As the newspaper industry's financial position gets more precarious, management finds it harder and harder to disguise the fact that the paper is a corporation that acts just like any other corporation. They lay off workers, spin their circulation numbers and stroke their advertisers.
Check out this page from the Scottsdale Zone version of the Republic. The story is a puff piece about how wonderfull Scottsdale Community College is. The advertisement below is a paid piece...about how wonderful Scottsdale Community College is. Come on guys, at least split them up...after all, there are so few ads in that section that there are plenty of optons.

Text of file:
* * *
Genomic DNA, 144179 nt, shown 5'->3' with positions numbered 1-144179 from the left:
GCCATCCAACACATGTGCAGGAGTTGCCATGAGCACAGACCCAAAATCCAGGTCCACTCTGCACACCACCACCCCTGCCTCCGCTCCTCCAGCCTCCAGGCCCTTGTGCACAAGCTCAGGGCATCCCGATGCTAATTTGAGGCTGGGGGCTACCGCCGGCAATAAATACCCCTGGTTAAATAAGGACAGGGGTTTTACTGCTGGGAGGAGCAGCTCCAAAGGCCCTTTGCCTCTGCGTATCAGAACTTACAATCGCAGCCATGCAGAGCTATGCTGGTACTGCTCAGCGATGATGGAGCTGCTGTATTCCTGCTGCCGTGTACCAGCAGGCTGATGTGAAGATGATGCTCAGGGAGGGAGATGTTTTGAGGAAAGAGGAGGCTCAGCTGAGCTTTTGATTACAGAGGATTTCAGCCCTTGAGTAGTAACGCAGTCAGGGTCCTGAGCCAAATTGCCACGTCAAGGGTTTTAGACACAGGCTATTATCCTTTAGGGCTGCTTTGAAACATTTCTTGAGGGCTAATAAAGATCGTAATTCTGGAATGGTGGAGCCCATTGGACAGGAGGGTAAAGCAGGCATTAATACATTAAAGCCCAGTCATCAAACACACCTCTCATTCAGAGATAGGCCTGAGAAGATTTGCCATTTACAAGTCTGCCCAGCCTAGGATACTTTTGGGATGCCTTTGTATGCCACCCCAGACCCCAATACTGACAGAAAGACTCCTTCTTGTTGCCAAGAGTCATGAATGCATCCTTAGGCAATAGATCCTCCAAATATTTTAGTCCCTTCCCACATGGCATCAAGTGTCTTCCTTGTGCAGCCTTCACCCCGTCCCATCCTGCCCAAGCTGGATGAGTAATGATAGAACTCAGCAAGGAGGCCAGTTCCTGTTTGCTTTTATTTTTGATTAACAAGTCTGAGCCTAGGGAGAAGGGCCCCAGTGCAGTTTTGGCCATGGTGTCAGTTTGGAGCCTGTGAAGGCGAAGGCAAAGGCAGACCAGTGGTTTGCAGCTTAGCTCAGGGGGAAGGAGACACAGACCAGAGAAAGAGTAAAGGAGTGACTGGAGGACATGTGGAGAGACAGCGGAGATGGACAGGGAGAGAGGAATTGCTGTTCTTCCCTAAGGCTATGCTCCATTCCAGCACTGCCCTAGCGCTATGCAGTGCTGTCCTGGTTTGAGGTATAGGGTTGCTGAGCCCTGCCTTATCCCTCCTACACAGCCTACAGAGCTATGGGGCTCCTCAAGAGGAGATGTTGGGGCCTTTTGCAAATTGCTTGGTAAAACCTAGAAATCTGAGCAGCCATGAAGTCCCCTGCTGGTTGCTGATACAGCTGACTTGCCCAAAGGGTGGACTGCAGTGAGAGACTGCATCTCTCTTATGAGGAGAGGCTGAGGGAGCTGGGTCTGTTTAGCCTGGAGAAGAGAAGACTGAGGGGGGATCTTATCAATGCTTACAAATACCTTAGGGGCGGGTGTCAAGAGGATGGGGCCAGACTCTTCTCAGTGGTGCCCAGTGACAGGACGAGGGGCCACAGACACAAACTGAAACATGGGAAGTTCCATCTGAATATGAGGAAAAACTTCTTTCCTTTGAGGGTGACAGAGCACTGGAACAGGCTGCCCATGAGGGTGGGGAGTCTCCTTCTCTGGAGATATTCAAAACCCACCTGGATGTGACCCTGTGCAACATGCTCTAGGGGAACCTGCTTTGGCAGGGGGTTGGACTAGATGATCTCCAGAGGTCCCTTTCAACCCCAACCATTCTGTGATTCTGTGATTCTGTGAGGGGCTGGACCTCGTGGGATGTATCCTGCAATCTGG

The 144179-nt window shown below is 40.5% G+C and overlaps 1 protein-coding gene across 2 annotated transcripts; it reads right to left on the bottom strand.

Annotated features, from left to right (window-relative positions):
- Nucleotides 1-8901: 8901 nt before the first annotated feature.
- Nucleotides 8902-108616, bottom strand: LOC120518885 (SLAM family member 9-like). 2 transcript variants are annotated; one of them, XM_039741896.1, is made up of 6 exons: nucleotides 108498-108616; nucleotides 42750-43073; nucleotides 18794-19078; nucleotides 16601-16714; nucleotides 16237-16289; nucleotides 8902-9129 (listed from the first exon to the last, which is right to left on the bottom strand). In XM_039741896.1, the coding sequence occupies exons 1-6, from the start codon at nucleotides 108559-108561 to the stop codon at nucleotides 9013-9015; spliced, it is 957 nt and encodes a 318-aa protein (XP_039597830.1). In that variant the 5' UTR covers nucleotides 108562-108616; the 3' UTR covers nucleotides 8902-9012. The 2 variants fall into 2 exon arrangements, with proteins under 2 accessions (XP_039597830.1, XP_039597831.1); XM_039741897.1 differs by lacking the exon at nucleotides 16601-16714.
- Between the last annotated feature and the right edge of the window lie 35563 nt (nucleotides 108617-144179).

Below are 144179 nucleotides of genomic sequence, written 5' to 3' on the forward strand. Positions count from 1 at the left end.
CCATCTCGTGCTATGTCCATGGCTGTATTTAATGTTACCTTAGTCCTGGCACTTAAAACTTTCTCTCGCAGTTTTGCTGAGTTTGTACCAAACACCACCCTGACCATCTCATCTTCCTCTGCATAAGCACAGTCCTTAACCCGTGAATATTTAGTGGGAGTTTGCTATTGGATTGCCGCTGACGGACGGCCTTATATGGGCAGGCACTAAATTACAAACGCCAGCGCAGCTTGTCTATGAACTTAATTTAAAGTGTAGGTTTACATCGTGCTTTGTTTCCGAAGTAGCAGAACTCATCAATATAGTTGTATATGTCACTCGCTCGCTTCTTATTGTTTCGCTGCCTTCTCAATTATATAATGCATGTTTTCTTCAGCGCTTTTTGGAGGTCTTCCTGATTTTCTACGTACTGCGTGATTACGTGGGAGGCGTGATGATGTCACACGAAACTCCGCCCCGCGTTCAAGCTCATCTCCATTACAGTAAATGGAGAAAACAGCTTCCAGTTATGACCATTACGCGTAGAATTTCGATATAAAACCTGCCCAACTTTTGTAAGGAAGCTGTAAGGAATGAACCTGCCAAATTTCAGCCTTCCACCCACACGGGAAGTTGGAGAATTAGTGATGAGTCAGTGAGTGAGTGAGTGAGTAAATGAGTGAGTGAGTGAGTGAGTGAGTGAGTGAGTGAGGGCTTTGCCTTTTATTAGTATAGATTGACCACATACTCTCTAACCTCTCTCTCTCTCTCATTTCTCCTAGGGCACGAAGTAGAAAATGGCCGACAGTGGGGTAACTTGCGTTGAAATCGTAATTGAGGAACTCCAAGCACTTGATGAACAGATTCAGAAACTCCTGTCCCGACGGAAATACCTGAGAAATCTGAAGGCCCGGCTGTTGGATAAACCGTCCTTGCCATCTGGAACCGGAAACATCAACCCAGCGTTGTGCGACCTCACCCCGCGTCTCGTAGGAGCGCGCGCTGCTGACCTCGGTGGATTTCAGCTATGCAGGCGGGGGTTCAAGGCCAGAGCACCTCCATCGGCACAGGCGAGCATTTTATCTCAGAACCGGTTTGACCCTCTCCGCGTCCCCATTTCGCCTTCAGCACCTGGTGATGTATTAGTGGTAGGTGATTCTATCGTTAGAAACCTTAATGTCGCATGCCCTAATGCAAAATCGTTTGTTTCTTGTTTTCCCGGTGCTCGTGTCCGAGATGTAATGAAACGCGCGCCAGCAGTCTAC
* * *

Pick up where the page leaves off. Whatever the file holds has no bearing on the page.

But wait, maybe it's one big ad. See that first paragraph? You can't read it, but it says that this article was submitted by the PR person for SCC. However, the article is in a format that is indistinguishable from the other articles in the paper and there's no disclosure that this is a paid advertisement. So did SCC buy the entire page and get to submit this article? Or did SCC submit an article like an OP ED or a feature and then buy the space at the bottom? Readers have know way of knowing if the article is really an ad or not. If it's not an ad then it looks like SCC got to publish its puff piece based on the fact that it purchased an ad below it. Neither option passes the smell test.